To summarize, Ferguson didn’t even give Moyes a choice in the matter. That’s how certain he was that only David Moyes could carry on his success. And with that in mind, here’s Alex Ferguson’s list of what was to blame for this situation not working out.
-Not Sir Alex Ferguson: First and foremost, David Moyes “hadn’t realized just how big United is as a club,” Ferguson writes. The real question should probably be whether someone who had never won a trophy or managed a “big club” was prepared for such a jump. But, like Sir Alex, let’s skip that one.
-Not Sir Alex Ferguson: Was the selection process for his successor carried out properly, considering Moyes somehow didn’t realize how big Man United were? Of course, says Sir Alex. He writes: “There appears to be an accepted view out there that there was no process. Nonsense. We feel we did everything the right way: quietly, thoroughly, professionally.”
-Not Sir Alex Ferguson: Was the squad he left behind simply not good enough? No way, says Sir Alex. He writes: “It was a rough season for a United fan and it was tough for me because I knew there were plenty of good players in our squad. They weren’t showing their form – and that seemed to place a huge weight on David’s shoulders.”
-Not Sir Alex Ferguson: Was the system he had in place antiquated? Of course not, says Sir Alex. He writes:“Antiquated was a bizarre description of the structure I left behind at Manchester United. Have you seen our new training ground?” Sadly, books don’t have rimshots.
-Not Sir Alex Ferguson: Did he leave a team that was too old and destined to fall off? Preposterous, says Sir Alex. He writes: “Chelsea started the current season as favorites for the title, with a squad that also had six players in their 30s. I don’t hear any grumbles about the age of their group.”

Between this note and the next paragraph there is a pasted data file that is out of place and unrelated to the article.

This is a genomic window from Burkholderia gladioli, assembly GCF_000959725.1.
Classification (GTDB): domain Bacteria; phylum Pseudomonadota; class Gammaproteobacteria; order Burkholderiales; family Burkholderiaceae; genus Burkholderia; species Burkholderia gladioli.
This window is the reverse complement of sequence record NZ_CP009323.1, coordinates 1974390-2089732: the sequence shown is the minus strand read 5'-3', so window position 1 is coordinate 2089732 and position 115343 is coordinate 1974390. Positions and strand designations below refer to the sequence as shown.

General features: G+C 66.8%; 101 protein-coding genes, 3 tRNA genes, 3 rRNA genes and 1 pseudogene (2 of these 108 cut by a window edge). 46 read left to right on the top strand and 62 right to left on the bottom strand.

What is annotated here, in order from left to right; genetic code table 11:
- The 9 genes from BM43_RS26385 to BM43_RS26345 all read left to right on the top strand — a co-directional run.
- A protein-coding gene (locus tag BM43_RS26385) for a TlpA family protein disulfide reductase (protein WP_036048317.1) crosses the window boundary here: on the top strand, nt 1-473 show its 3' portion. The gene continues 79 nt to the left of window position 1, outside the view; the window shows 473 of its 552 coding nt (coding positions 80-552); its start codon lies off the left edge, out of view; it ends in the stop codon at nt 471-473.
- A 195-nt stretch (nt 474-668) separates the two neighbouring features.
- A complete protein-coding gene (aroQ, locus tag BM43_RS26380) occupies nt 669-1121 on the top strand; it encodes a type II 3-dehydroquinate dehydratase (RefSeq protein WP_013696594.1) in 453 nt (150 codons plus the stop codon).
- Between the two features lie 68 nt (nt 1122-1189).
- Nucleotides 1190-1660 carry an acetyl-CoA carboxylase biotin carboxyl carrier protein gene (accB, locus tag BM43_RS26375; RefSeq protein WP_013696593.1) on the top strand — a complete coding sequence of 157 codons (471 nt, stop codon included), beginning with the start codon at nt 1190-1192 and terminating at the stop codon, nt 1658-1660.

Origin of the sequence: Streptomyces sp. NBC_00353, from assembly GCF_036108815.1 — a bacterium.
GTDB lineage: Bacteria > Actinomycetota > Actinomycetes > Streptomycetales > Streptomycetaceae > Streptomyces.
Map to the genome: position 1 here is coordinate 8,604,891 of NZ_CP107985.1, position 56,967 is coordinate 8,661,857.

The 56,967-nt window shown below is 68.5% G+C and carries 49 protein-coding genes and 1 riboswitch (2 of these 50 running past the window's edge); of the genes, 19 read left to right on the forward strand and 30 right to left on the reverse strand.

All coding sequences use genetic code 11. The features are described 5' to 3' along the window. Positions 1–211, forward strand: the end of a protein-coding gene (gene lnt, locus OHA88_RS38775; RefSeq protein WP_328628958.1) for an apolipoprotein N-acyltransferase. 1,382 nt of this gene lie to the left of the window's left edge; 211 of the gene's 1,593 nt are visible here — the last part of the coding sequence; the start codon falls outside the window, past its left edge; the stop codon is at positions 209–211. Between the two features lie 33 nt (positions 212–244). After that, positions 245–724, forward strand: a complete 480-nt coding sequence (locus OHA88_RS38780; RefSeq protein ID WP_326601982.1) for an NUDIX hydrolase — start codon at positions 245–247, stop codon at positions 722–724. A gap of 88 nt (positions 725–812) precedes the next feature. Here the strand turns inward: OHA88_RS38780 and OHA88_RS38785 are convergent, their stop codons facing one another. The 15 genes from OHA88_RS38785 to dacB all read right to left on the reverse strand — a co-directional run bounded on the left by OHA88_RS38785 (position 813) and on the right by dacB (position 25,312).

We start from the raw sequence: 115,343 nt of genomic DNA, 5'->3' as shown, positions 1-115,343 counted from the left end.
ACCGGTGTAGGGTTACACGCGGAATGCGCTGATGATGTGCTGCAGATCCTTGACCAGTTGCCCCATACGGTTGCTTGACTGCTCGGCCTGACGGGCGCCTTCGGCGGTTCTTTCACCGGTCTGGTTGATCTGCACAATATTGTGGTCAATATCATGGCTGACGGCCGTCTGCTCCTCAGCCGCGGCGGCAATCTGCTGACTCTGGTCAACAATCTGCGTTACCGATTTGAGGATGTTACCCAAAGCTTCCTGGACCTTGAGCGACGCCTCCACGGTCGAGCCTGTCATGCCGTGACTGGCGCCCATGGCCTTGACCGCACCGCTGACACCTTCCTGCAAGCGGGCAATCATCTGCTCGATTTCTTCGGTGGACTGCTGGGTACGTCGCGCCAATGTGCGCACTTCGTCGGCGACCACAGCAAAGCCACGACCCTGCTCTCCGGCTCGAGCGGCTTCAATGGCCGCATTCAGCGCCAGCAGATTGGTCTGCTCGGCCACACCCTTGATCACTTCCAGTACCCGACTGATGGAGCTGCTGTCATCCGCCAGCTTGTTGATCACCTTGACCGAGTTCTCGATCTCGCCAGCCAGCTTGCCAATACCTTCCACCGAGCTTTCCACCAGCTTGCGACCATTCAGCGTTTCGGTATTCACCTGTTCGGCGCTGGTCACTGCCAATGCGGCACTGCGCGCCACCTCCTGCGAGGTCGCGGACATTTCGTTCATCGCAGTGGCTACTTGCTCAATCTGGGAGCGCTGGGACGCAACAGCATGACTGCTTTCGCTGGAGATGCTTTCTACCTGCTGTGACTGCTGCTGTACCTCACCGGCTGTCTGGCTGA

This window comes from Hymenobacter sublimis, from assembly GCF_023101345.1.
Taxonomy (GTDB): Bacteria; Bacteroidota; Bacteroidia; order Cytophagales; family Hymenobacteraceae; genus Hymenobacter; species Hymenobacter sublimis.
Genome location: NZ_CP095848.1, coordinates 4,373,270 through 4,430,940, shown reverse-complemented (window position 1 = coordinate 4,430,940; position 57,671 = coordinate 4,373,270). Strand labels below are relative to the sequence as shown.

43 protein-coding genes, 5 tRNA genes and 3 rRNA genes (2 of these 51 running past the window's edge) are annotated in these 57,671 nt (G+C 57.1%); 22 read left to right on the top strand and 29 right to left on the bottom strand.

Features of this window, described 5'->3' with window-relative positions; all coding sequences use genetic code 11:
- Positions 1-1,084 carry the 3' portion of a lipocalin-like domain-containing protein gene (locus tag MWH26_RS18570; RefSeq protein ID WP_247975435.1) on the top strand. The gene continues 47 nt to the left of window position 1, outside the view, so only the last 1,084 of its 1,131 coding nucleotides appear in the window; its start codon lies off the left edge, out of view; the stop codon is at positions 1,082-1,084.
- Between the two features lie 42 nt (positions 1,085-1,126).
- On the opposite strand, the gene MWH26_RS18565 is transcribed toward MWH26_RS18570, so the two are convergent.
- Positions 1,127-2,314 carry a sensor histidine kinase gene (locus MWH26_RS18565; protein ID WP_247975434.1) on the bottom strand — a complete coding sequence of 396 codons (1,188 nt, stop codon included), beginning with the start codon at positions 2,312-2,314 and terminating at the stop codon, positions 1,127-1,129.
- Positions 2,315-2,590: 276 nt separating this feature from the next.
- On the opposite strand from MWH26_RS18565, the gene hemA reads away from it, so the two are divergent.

-Not Sir Alex Ferguson: Did Moyes ruin everything by bringing in his own backroom staff instead of retaining the one Ferguson already had in place? You bet he did, says Sir Alex. He writes: “Maybe David felt that at such a massive club he had to be sure that all corners were covered in terms of his support system. I felt that network was already there, with plenty of great people already in important slots.”
But wait, didn’t we already establish that Moyes didn’t realize “just how big United is as a club”? If that was the case, why did he feel the need to have all corners covered at “such a massive club”? Surely Ferguson has an full and not at all contradictory explanation for why his ghost writer is 100 percent at fault for this discrepancy.
Anyway, there you have it. Blame for the problems that have befallen Manchester United in the wake of Sir Alex Ferguson’s move from manager to club director fall solely on the unprepared guy who was given the job and not at all on the powerful man who decided to give it to him without even asking for his thoughts on the matter first. Autobiographical case closed.
Van Gaal’s first three months at United have been equally difficult, with the club already 10 points behind Chelsea ahead of their clash with the league leaders on Sunday.
However, Sir Alex Ferguson is convinced the Dutchman will rebuild United’s shattered pride and help them recover from a difficult 12 months. “If I had to choose one word for him it would be ‘formidable’. His urge is to play attractive football. He likes to watch players play and players train and to be involved at all levels including in the development of young players.
Sir Alex Ferguson also amazed with Louis van Gaal big summer signings for Manchester United. “Louis knows what’s he’s looking up too.. He’s clean up the desk and create new of his own attractive philosophy in football. He’s has tremendous experience in football … He’s knows what his doing in the club now and Manchester United will do fine.”
“As the big decisions began to be made, I was delighted to see Ryan Giggs appointed assistant manager, which was a terrific decision by Louis. Louis could help Giggs learn about this business. In turn Ryan could help Louis in understanding the inner workings of Manchester United.”